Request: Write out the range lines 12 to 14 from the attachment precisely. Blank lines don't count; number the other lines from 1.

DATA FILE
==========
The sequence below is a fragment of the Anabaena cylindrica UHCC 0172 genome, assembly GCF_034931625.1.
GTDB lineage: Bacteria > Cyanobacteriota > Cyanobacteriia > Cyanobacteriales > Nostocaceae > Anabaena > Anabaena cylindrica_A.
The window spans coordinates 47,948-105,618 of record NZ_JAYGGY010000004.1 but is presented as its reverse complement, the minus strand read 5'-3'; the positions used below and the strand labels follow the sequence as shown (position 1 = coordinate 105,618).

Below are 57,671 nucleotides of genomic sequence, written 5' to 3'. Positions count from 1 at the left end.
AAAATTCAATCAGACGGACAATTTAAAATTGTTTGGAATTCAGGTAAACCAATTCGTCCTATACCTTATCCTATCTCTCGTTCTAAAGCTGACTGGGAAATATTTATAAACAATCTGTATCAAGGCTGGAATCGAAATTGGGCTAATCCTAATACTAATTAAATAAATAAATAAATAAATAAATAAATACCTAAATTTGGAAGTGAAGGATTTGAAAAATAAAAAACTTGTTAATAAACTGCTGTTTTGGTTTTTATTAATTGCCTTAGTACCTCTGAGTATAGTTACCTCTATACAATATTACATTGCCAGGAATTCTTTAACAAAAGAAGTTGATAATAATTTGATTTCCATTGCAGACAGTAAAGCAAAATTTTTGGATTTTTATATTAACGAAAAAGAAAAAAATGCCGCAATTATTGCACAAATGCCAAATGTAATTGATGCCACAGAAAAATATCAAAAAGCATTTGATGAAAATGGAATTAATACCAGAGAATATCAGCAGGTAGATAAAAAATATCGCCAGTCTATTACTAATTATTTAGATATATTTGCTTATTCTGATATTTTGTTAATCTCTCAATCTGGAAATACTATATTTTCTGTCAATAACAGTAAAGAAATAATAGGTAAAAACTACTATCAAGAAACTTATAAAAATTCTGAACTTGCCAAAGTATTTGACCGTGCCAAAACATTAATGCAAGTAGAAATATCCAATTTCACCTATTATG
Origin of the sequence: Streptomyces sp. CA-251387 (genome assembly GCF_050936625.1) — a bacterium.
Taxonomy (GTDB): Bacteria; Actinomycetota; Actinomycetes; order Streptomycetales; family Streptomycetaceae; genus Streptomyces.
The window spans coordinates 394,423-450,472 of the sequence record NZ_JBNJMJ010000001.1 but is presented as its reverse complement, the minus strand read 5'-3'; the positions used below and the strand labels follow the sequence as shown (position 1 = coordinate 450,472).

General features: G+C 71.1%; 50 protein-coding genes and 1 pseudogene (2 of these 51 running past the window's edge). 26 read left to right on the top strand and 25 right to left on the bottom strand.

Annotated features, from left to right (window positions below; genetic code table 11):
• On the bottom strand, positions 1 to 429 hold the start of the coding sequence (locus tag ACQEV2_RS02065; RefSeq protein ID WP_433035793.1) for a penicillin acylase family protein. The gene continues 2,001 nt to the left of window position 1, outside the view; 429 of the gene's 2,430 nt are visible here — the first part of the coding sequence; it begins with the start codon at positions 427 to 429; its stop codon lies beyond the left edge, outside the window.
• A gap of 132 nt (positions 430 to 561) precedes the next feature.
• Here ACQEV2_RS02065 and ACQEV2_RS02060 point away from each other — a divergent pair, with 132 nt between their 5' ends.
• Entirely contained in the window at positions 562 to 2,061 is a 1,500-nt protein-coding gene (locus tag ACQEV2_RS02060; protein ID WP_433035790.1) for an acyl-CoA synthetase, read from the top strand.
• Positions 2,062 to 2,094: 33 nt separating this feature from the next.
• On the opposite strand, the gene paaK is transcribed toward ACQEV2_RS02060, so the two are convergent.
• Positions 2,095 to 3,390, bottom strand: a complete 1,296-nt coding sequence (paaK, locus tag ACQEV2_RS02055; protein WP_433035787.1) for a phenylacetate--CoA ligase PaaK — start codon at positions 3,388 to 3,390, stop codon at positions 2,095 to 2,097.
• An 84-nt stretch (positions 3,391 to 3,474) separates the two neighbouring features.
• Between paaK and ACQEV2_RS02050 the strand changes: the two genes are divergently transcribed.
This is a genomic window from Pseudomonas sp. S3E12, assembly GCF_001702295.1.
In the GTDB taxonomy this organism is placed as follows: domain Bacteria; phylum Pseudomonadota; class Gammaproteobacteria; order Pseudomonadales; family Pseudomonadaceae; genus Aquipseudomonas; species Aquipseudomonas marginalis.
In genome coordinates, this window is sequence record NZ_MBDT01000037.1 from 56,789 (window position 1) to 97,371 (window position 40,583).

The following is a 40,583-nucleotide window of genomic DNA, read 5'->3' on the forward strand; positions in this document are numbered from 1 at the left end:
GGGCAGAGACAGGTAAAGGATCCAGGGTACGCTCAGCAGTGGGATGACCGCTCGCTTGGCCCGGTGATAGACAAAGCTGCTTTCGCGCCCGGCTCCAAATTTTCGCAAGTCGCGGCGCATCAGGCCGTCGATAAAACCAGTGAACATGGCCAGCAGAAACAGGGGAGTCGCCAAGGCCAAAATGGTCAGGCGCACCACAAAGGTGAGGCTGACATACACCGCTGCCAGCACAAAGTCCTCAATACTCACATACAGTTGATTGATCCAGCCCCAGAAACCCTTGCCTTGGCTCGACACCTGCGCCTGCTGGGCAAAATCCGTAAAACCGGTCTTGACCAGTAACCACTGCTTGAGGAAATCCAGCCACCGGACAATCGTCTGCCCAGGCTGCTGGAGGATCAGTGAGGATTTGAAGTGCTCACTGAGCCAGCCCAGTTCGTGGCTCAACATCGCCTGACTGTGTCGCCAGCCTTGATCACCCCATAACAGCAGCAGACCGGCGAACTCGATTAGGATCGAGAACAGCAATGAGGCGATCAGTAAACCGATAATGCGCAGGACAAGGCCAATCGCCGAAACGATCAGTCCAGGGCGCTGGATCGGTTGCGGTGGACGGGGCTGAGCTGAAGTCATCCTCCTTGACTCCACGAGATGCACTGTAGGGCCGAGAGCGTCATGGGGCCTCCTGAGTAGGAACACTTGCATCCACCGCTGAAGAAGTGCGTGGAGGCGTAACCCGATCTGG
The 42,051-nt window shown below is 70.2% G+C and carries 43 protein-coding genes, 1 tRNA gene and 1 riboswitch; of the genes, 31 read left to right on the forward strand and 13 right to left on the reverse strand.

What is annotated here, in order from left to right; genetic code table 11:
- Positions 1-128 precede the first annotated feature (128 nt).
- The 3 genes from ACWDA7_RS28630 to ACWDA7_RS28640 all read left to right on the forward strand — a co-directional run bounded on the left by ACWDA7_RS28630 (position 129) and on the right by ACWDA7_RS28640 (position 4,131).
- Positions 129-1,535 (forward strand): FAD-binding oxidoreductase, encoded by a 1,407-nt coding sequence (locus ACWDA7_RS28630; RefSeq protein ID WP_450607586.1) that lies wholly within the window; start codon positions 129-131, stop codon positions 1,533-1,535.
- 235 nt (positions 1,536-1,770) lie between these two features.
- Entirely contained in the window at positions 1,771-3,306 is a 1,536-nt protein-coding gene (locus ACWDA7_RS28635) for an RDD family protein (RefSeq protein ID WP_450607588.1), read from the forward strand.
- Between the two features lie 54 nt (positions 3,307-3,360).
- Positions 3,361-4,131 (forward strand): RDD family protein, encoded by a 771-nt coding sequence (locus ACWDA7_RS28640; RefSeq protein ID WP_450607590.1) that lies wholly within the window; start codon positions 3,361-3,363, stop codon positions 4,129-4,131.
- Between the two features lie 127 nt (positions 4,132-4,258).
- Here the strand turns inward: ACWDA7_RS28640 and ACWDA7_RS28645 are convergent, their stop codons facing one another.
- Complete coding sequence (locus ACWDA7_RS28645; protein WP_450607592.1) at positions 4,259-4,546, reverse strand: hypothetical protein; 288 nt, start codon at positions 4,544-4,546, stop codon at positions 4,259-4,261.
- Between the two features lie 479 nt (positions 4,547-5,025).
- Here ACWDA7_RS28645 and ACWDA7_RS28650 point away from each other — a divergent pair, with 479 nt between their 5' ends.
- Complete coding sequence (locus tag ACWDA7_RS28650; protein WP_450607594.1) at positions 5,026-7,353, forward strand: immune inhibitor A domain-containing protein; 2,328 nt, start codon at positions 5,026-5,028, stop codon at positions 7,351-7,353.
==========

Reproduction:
• A gap of 132 nt (positions 430 to 561) precedes the next feature.
• Here ACQEV2_RS02065 and ACQEV2_RS02060 point away from each other — a divergent pair, with 132 nt between their 5' ends.
• Entirely contained in the window at positions 562 to 2,061 is a 1,500-nt protein-coding gene (locus tag ACQEV2_RS02060; protein ID WP_433035790.1) for an acyl-CoA synthetase, read from the top strand.